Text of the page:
Design Patents vs. Other Types of Intellectual Property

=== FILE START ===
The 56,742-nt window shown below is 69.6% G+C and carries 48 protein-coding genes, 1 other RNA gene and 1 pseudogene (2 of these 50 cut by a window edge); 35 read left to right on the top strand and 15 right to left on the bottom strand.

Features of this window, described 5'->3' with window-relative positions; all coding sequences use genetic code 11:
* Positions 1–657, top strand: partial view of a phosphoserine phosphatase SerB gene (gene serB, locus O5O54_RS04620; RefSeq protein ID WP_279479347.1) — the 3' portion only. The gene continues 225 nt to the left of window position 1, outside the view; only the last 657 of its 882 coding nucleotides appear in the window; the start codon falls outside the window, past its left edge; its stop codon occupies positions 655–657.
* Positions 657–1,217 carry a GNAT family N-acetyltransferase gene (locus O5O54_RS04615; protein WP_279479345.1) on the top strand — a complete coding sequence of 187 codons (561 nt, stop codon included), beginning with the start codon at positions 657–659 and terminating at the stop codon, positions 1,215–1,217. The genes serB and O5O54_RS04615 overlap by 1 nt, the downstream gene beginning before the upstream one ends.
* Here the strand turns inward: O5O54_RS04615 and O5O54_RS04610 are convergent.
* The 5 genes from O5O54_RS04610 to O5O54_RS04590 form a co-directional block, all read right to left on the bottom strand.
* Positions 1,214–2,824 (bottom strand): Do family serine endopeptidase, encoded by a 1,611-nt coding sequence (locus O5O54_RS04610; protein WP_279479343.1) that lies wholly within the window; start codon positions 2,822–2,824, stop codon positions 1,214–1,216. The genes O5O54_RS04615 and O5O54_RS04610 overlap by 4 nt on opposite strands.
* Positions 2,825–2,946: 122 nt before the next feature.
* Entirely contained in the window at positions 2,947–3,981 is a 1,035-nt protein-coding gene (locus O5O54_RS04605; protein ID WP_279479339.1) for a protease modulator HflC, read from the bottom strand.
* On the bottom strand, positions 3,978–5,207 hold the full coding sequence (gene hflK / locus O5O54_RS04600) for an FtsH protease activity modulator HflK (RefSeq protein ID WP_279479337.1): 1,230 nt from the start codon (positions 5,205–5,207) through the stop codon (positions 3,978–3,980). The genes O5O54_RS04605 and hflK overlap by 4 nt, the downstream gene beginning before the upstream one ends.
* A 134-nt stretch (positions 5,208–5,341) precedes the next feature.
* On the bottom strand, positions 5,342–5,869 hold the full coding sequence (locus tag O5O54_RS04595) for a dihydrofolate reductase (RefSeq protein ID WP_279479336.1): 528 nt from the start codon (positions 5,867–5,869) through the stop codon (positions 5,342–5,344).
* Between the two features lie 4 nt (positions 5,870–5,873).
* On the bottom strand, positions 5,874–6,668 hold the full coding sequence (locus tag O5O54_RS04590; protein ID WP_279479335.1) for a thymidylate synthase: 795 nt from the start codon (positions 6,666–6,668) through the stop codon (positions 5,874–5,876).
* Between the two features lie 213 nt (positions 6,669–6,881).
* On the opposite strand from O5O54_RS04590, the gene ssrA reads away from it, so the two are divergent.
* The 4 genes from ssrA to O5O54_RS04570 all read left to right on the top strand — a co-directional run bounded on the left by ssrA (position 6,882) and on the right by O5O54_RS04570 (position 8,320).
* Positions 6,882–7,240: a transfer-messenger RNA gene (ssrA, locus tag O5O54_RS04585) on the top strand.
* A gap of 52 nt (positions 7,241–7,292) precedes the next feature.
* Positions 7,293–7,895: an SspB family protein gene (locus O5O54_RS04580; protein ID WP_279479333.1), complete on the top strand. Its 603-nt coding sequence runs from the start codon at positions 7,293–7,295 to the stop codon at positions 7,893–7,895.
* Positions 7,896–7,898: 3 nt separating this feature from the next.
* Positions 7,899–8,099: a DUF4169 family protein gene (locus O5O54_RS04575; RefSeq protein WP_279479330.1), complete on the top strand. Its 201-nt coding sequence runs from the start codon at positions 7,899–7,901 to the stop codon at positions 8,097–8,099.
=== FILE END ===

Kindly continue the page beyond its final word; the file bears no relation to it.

Design Patents vs. Other Types of Intellectual Property For some, intellectual property is hard to understand. Intellectual property refers to ideas and thoughts that are not tangible. These different pieces of “property” can still be important to the success of businesses and individuals involved in various walks of life, including design, art, music and more. There are plenty of different options for those who are looking to secure their rights to their intellectual property. It is important for individuals and businesses to understand their options, as they should choose the best form of protection for their property. Copyrights Copyrights prevent others from using any aspect of your intellectual property. This is important for those who are in the music industry. It keeps others from stealing the lyrics, beats, riffs, and melodies of songs. Copyrights are good until 70 years after the passing of the copyright author. Design Patent Design patents are an important first step for those who are looking to invent something. Design patents help to protect the ideas of the actual design before the design is created, or before the product is created. This simply helps to patent the idea, or intellectual property, surrounding the invention. Trade Secrets Companies that utilize trade secrets do not want to claim any rights on these secrets, as doing so (filing for a patent) would provide the secret to all who look up the file. Trade secrets are somewhat protected. They cover ideas and recipes that help to make a product or company unique. Many see this as “intellectual property” because it is the knowledge of a mixture or combination, and not of an actual tangible product. Trademarks Trademarks help to identify companies. The branding a company does, including names and logos, can all be considered intellectual property. A company cannot use a name or logo that is too close to the logo of another company, especially if it can cause confusion as to which company is which. Trademarks prevent companies from infringing on the intellectual property rights of another company as far as brand recognition is concerned.